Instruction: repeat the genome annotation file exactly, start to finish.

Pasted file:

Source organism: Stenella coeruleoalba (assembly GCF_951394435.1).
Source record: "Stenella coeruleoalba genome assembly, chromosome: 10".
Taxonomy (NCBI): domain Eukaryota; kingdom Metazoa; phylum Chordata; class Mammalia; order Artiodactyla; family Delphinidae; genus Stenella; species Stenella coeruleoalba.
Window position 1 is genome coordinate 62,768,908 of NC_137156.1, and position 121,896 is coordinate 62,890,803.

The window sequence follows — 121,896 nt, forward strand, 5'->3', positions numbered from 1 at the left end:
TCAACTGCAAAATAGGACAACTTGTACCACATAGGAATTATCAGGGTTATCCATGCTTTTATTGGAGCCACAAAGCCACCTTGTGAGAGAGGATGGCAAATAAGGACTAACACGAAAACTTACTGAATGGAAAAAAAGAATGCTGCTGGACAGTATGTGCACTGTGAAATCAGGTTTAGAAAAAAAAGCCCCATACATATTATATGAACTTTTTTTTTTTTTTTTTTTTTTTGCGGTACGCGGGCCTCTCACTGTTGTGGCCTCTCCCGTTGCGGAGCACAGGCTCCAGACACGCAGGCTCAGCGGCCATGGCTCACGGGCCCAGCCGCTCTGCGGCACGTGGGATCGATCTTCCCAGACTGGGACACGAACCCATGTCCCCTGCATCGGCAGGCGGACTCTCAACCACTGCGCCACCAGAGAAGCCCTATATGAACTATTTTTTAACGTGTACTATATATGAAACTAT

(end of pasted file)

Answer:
Source organism: Stenella coeruleoalba (assembly GCF_951394435.1).
Source record: "Stenella coeruleoalba genome assembly, chromosome: 10".
Taxonomy (NCBI): domain Eukaryota; kingdom Metazoa; phylum Chordata; class Mammalia; order Artiodactyla; family Delphinidae; genus Stenella; species Stenella coeruleoalba.
Window position 1 is genome coordinate 62,768,908 of NC_137156.1, and position 121,896 is coordinate 62,890,803.

The window sequence follows — 121,896 nt, forward strand, 5'->3', positions numbered from 1 at the left end:
TCAACTGCAAAATAGGACAACTTGTACCACATAGGAATTATCAGGGTTATCCATGCTTTTATTGGAGCCACAAAGCCACCTTGTGAGAGAGGATGGCAAATAAGGACTAACACGAAAACTTACTGAATGGAAAAAAAGAATGCTGCTGGACAGTATGTGCACTGTGAAATCAGGTTTAGAAAAAAAAGCCCCATACATATTATATGAACTTTTTTTTTTTTTTTTTTTTTTTGCGGTACGCGGGCCTCTCACTGTTGTGGCCTCTCCCGTTGCGGAGCACAGGCTCCAGACACGCAGGCTCAGCGGCCATGGCTCACGGGCCCAGCCGCTCTGCGGCACGTGGGATCGATCTTCCCAGACTGGGACACGAACCCATGTCCCCTGCATCGGCAGGCGGACTCTCAACCACTGCGCCACCAGAGAAGCCCTATATGAACTATTTTTTAACGTGTACTATATATGAAACTAT